Tag: OpEd

When the chainsaws stop

Katie Cline, Editor-in-Chief

Without the chainsaws roaring, the electrical trucks blocking the road and the safety vest-clad volunteers up the streets, Ninth Avenue almost looks like home again.


If you drive down the avenue, you’ll find yourself enwalled on either side by piles of debris: tree branches and trunks, roofing, random scraps of metal and the like. Then you’ll notice that most of the houses have white or blue roofs, and you’ll remember that they’re wrapped in plastic tarps. Finally, you’ll look up at the hillside and see houses you never knew existed and bare patches of mountain where trees used to be.

And you remember that it’s still home—just not the home that you grew up in.

For three weeks, Jacksonville looked like a war zone: police and volunteers from every part of the state, the Salvation Army and Samaritan’s Purse stationed in church parking lots, organizations handing out bottled water and hot meals to people who had nothing—some of whom still have nothing. It was like a Red Cross commercial that you didn’t sign up to be in.

And, the truth is, we can say “#JSUStrong” all day, but the people affected by this storm—the students, professors, and staff who lost everything, the community members who lost homes and precious belongings—are not going to be strong every day. Losing everything hurts. It’s stressful. You don’t know where to start because everything needs to be done at once, and one company is telling you that it will cost tens of thousands of dollars to fix your house, and that’s money you don’t have, but your insurance company won’t get back to you, and your kids have to go back to school, and the university needs you to come back to work, and you still can’t find your wedding album from 37 years ago, and you’re afraid it’s ruined.

So now we’re “back” to work and school, but not really because departments are scattered across town and in different cities, and we’re being told new things every day, and nothing makes sense because we can’t get a straight answer from anyone, and we’re trying to find a rental house and move what’s left of our home of 23 years and get ready for graduation and make time for friends we may never see again—and it’s hard.

And it’s okay to be mad about it.

I’m mad about it.

I’m mad about everything: that the tornado hit my house, that I can’t just worry about my family and my cats and my dogs without being pestered and told that I can’t take my grades, that I can’t choose which of my two majors I sit with at graduation, that just being in the house I grew up in makes my lungs hurt because there’s so much mold.

I’m mad that the chainsaws stopped.

Because I thought when the chainsaws stopped, we’d be back to normal.

But the truth is, we’re not. And we won’t be for a long time.

Don’t be bullied by the YEET YEET trucks

Alissa CamplinArts and Entertainment Editor

I have driven in a few major cities in the United States.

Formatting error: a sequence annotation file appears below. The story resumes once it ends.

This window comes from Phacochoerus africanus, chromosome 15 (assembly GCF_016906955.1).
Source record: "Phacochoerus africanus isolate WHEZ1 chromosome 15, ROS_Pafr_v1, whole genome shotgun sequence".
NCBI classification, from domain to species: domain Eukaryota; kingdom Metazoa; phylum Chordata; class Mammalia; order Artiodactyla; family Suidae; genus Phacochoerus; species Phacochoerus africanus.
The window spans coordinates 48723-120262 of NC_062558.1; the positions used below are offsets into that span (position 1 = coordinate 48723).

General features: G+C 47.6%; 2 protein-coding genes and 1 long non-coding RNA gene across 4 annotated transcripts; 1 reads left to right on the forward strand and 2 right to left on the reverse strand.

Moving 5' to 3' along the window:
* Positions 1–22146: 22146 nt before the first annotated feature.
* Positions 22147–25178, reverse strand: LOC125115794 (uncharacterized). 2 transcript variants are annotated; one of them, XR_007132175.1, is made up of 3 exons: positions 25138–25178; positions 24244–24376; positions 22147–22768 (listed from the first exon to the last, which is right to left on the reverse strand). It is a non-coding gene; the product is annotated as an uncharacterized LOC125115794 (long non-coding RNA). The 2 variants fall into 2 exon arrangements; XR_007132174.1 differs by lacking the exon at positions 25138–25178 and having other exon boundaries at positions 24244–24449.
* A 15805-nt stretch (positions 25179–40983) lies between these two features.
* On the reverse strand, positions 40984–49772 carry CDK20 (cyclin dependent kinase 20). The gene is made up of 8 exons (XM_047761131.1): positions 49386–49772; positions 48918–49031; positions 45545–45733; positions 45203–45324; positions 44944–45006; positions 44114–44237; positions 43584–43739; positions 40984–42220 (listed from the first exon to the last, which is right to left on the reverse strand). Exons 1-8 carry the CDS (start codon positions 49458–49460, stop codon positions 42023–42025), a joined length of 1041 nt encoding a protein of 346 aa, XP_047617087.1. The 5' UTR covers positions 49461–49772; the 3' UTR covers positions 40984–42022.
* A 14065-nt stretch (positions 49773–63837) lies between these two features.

Atlanta.  Chicago. New Orleans.  Heck, I’ll even throw in Birmingham for funsies. I’ve driven in feet of snow, the heat of day, in partial Jacksonville monsoons, and even watched a tornado pass in front of my car on April 27, 2011 when I was on my way to Illinois for a family party.

I can successfully say that I NEVER have I seen worse drivers than in Jacksonville.

Listen, I understand defensive driving.  

I get that you have to get out of the long line that forms in Gamecock Village’s driveway 15 minutes before class, and sometimes that means cutting people traveling 201 off.  It’s fine. They’ll live…right?

I know your frustration trying to turn onto Trustee Circle by the library and not being able to go on your green arrow due to the car in front of you going straight because they’re going to Dollar General.

I know that there are stop signs ignored all the time (Looking at you, Mountain Street intersection past 10:30 at night) and I totally agree with the rest of the population of Jacksonville that the speed limit on Pelham should be at least 45, not 25.  

Those are my complaints on an average day.

When there is questionable weather, however, the drivers around this town earn a whole new set of complaints that make me wonder how any of them actually earned a license.

Harsh weather is scary, especially when the lights on the back half of town are the first to go out and the lights on the other side begin to blink.

That’s the part I understand.  The part I have problems with is how everyone seems to ignore basic driving school 101 when it comes to these situations.

But, reader, you may ask, what’s all the complaining about? What’s the problem?

Because ya’ll little buttheads need to realize that you SHARE the road and that the decisions you make behind the wheel matter.  

A few weeks ago, Mountain Street got wrecked by straight-line winds.  It was serious and it was scary for a few minutes. I ended up driving home from class in the middle of it.  No biggie, I’ve done worse. Just slow and steady. Just get home.